NFL Week 13 Fantasy Football Recap: Chicago Bears vs. Green Bay Packers

Chicago, Illinois, USA; Green Bay Packers wide receiver Christian Watson (9) scores a touchdown against the Chicago Bears during the second half at Soldier Field. Mandatory Credit: Matt Marton-USA TODAY Sports

Christian Watson: 3 receptions, 48 yards, 1 touchdown, 1 carry, 46 rushing yards, 1 rushing touchdown

A.J. Dillon: 18 carries, 93 yards, 1 touchdown, 3 receptions, 26 receiving yards

PFF's fantasy football recap focuses on player usage and stats, breaking down all the vital information you need to achieve fantasy success in 2022.

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Monitor Aaron Jones’ health: Jones left the game at the end of the second quarter with a shin injury.

  • The Packers used their running back significantly in the first half. Jones handled 12 touches, compared to 10 for A.J. Dillon. All other Packers combined had six.
  • Dillon took every snap for the Packers in the third quarter.
  • Jones returned for five snaps spread out over the fourth quarter, but Dillon still took the majority of the snaps (15).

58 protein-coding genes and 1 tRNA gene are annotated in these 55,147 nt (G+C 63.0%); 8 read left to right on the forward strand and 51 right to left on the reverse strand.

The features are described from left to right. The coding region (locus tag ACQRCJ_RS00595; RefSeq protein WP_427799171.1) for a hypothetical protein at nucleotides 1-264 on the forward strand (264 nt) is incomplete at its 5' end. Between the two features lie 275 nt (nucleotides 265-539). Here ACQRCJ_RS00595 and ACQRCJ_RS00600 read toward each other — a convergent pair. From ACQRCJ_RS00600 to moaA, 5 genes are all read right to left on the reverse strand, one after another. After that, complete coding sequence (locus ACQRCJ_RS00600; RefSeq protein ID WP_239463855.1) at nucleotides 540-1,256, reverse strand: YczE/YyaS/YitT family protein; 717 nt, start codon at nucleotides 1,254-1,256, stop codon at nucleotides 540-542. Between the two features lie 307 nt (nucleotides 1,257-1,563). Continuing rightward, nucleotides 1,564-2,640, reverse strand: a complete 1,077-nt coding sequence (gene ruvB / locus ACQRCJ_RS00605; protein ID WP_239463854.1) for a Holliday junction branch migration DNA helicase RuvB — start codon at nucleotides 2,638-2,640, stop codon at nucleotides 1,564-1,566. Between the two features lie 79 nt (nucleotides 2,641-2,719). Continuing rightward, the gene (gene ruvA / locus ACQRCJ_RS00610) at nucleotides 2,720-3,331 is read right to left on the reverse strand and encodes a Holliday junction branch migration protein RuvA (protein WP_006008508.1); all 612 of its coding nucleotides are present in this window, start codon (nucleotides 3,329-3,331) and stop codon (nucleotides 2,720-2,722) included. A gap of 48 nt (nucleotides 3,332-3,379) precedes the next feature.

• Dillon would be a clear fantasy starter if Jones has to miss time.
  • Patrick Taylor is the Packers' third-string back. He would be the primary backup but would only play when Dillon needs a break, as he did today.

The Bears without Darnell Mooney: Mooney landed on injured reserve this past week, leaving Chicago with a six-man rotation at wide receiver.

  • Dante Pettis took over as the Bears' slot receiver. He played 34-of-35 snaps in 11 personnel and didn’t see a snap in any other personnel grouping. That led to just two targets for Pettis.
  • The five other receivers rotated throughout the game on the outside, with Chase Claypool and Equanimeous St. Brown as the two clear favorites, particularly on passing plays.
  • Claypool suffered an injury that cost him nine minutes of the game in the second quarter. He played 23-of-30 snaps in the second half, including 16-of-18 pass plays.
  • He is by far the best fantasy option of the six going forward, but since he doesn’t have the same role as Mooney, he might not see the same production.

Table Notes

Snaps include plays called back due to penalties, including offensive holding or defensive pass interference. The other three stats have these plays removed.

Targets may differ from official NFL sources. The most likely discrepancy would be from a clear thrown-away pass, where the NFL may give the target to the nearest receiver, while this data will not.

Carries are only on designed plays. Quarterback scrambles won’t count for the total number of carries in the game.


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